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Rodney Scott, the Border Patrol's San Diego sector chief, listens as U.S. President Donald Trump speaks in San Diego, in a March 13, 2018, file photo.

The Associated Press

The Trump administration on Friday named a 27-year Border Patrol veteran who has forcefully advocated for the president’s agenda to lead the agency after a surge of asylum-seeking families led to increased scrutiny and unprecedented turmoil on the Mexican border.

Rodney Scott follows Carla Provost, who is retiring. She joined the agency three years after Scott and rose through the ranks on a similar career trajectory.

Mark Morgan, acting commissioner of parent agency Customs and Border Protection, said Scott “brings an exceptional depth and breadth of experience,” knowledge and the respect of agents. His appointment is not subject to Senate confirmation.

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“I am confident that under his leadership, the men and women of the Border Patrol will be well served, the laws of this nation will be enforced, and our borders will be secured,” said Morgan, who spent much of his career in the FBI and was a himself a break from tradition when named the first outsider to lead the Border Patrol during a short spell in the Obama administration.

Scott, who was raised in Nogales, Arizona, where his father commuted to work at a Mexican factory, demonstrates ease before television cameras. He most recently led the agency’s San Diego sector, where he has spent much of his career.

Scott became an agent when San Diego was by far the busiest corridor for illegal crossings. Traffic plummeted after the Clinton administration dramatically increased enforcement in San Diego, but critics note the effort pushed people to remote parts of California and Arizona, where thousands have died in heat.

San Diego was also where wall construction began in the 1990s, which shaped Scott’s belief that barriers work.

“It wasn’t, `Do it in San Diego and stop,“’ he told The Associated Press in an interview last year. “It was, `Let’s prove what works and then let’s copy in on the southwest border so we can improve security for the whole United States.”

When Scott was named sector chief in 2017, he devoted much of his remarks at a change-of-command ceremony to how San Diego evolved from the early 1990s. He shared the same story, in abbreviated form, with Trump on live television when the president toured border wall prototypes four months later. Trump often cites San Diego as a model of what he hopes to achieve along the border.

Arrests on the southern border sank to a 45-year low during Trump’s first year in office but then rose sharply, more than doubling in the 2019 fiscal year from the previous 12-month period to 851,508, the highest level since 2007.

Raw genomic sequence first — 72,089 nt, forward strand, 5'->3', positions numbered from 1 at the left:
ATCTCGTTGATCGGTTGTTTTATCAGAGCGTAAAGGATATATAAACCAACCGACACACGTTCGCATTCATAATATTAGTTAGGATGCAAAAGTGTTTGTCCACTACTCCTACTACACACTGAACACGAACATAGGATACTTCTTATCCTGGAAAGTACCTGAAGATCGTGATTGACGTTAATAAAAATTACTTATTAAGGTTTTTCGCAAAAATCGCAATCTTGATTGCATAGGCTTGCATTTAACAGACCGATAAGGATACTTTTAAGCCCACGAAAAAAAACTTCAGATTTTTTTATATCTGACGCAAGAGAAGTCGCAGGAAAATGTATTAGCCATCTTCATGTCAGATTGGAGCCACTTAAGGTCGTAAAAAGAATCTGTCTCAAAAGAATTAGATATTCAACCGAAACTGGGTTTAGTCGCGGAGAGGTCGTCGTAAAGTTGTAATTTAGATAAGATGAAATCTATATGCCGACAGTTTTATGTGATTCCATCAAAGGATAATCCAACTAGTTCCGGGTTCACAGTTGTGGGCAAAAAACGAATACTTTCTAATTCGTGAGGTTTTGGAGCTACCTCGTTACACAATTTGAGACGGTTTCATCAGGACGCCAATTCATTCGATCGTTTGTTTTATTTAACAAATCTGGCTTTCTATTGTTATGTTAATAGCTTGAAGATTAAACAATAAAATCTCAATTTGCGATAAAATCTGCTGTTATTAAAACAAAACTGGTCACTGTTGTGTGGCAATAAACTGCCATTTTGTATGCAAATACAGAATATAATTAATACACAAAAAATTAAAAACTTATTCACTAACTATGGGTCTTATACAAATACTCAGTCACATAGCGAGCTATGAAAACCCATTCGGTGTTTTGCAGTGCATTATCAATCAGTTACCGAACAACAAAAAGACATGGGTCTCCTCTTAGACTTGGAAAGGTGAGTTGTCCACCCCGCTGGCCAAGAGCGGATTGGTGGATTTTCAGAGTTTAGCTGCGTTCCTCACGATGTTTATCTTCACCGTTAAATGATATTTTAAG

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The U.S. became the world’s top destination for asylum-seekers in 2017, posing new challenges for the Border Patrol. Asylum-seekers, many from Guatemala, El Salvador and Honduras, often turn themselves in to agents instead of trying to elude capture.

Nearly two of every three arrests last year were people who came in families or children travelling alone, a major change from previous years when almost all came as single adults. The Border Patrol was unprepared to house people for long periods of time, as shown in reports of squalid conditions by the Homeland Security Department’s internal watchdog.

Agents pleaded for help as conditions worsened but it wasn’t until last summer, when reports of horrid conditions and detainees and children dying were published, that Congress authorized additional funding to increase capacity.

The Border Patrol was also on the front lines of enforcing a “zero tolerance” policy that led to widespread family separations in 2017 and 2018.

While a judge stopped the general practice of separating families and arrests have plunged since hitting a 13-year high in May, Scott faces many of the same challenges as his predecessor. The Border Patrol and its 19,000-plus agents are constantly in the spotlight with immigration being one of Trump’s top priorities.

Provost was the first female leader of the male-dominated agency. She helped modernize the agency’s use of force manual, vastly changing how agents used force and were held accountable for it.

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She slammed as “completely inappropriate” a closed Facebook group with thousands of members that mocked migrants and lawmakers. Dozens of agents were investigated, and some were disciplined. Some lawmakers called for her to resign after news reports surfaced that she had briefly been a member years earlier, though there was no indication she knew about the inflammatory posts.

Provost wrote to agents in a farewell note on Thursday that she initially thought the Border Patrol would be a stepping-stone to other jobs in federal law enforcement.

“I entered on duty in Douglas, Arizona, having only seen it as a dot on a map that looked much closer to Tucson than it actually was,” she wrote. “After one year, I knew this was where I was meant to be.”

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